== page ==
Being disruptive does not come without dilemmas.

The regulation innovation dynamic

Blockchain is not a technology that was developed by a software company and sold to select clients under a license agreement. It is open source, in development and open for interpretation by anyone. There are dark markets (markets that sell illegal goods and services) that make use of privacy-centric cryptocurrencies, ransomware (software that hold IT systems “hostage” until a payment is made in Bitcoin), corrupt cryptocurrency exchanges, hacks and fraudulent cryptocurrencies.

The shiny disruptive potential of blockchain therefore has a darker dilemma to it. This puts legitimate blockchain startups at odds with the regulators. These startups actively seek regulatory guidance while regulators don’t want to take a stance barring more information or further development from the startup. Due to resource constraints these startups never get off the ground or go shopping for clearer or more favourable regulation in other locales.

This dilemma poses a challenge to regulators to develop proactive regulation development practices that creates regulation at speed to ensure consumer protection and systemic stability without stifling blockchains disruptive potential or channelling it into suboptimal directions.

Public versus private implementations

Blockchains can be implemented publicly or privately. Public blockchains such as Bitcoin allow anybody to participate on the blockchain. Private networks only allow vetted parties to participate on their own blockchain. Due to competition, privacy and transaction speed considerations financial institutions typically favour private blockchains.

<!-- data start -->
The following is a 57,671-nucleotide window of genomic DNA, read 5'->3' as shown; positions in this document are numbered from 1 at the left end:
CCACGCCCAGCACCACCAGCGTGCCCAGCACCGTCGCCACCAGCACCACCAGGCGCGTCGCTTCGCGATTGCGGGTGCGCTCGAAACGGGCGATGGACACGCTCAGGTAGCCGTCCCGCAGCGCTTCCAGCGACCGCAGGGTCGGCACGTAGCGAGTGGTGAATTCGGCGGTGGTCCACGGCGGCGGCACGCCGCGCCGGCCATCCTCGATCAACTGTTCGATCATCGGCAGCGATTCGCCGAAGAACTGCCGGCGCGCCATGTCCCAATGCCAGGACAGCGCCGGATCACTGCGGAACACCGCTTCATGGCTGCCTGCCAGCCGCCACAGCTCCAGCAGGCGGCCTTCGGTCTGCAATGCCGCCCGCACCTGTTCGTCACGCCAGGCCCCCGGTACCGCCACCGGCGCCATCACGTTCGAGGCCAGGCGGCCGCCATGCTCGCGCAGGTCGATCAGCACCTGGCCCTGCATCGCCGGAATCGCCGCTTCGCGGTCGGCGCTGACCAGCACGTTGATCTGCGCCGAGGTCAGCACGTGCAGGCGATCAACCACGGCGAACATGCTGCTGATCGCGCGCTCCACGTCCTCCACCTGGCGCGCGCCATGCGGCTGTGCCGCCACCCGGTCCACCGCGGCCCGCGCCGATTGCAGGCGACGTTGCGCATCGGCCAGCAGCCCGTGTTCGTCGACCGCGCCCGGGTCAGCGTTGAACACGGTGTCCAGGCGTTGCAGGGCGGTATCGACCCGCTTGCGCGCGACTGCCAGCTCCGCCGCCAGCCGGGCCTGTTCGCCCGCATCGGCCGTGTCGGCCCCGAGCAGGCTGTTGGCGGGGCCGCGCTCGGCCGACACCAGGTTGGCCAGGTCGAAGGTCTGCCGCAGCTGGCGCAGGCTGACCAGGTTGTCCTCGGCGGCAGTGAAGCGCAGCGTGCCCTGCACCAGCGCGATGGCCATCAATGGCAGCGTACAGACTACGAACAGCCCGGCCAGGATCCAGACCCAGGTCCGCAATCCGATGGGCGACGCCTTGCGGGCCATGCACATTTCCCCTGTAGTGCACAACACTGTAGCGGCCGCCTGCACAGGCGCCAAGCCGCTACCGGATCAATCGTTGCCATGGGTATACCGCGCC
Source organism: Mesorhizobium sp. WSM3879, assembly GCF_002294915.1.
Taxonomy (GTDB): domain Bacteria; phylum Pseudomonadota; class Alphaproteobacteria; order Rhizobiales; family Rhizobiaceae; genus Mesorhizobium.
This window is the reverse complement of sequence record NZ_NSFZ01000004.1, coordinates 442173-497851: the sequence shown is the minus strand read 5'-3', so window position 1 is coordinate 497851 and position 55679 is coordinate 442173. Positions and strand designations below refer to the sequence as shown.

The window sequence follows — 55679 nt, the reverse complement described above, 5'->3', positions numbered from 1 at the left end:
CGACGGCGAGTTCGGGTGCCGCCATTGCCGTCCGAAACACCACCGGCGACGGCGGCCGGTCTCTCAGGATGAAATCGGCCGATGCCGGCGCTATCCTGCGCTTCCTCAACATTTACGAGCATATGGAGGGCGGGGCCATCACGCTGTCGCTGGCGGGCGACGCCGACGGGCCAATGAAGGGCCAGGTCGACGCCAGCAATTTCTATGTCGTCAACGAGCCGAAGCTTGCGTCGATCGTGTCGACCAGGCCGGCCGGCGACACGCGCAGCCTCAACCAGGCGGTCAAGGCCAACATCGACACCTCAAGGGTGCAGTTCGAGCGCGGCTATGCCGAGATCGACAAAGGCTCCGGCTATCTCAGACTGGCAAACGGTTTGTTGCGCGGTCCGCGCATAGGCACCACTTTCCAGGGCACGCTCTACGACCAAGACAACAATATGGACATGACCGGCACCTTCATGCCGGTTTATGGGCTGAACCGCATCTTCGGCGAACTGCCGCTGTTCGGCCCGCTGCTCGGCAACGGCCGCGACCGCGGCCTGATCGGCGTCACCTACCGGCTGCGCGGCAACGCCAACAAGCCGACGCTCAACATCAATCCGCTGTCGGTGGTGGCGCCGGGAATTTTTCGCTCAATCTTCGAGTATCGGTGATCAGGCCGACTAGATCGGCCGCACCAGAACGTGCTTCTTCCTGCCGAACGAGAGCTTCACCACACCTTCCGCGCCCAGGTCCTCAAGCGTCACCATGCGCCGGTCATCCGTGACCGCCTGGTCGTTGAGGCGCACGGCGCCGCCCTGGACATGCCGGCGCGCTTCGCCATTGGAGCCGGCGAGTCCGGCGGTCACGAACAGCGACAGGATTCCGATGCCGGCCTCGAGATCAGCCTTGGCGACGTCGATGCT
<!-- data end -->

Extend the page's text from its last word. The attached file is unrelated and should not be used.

Private blockchains typically do away with many facets of public blockchains (a native currency and dynamic incentive models) that could lead to breakthrough innovations. Public blockchains are therefore a disruptive technology facing the dilemma of being applied in a suboptimal way due to the technology only being partly embraced.


The major drawing card of legitimate blockchain platforms is that they operate in an immutable and transparent manner on the base of auditable computer code instead of relying on human intervention. In reality changes need to be made to the code – by humans – to either keep the platform disruptive or keep it from being disrupted. These changes have highlighted dilemmas in governance and consensus building surrounding the two most disruptive platforms namely Bitcoin and Ethereum.

On 17th of June 2016, a decentralized venture capital firm running on the Ethereum smart contract platform, crowdfunded to the tune of $168 million, was hacked. A change was made to Ethereum’s software to ensure that investors would not lose their funds. Although some see this decision as essential many commentators interpret this as a betrayal of the core principles of the project. This led to a schism in the Ethereum community to the point where another implementation called Ethereum Classic was created.

Bitcoin faces issues on how the implementation is going to scale to accommodate ever-increasing transaction volumes. Proposals focussing on the size of transaction blocks, the size of transactions and how transactions are stored have been proposed and debated. Bitcoin’s decision-making model is based on consensus and each change would create winners and losers between the different types of roleplayers. After a year of heated debate, where some influencers put the feasibility of Bitcoin into question, consensus around a proposal called Segregated Witness is being formed.

In conclusion

The impact of a disruptive technology is the result of the decisions made during critical junctures. These decisions are not only technological but also socio-economic in nature. They are also difficult but we get the technology we deserve – be it blockchains or refrigerators.


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The Blockchain and why we get the technology we deserve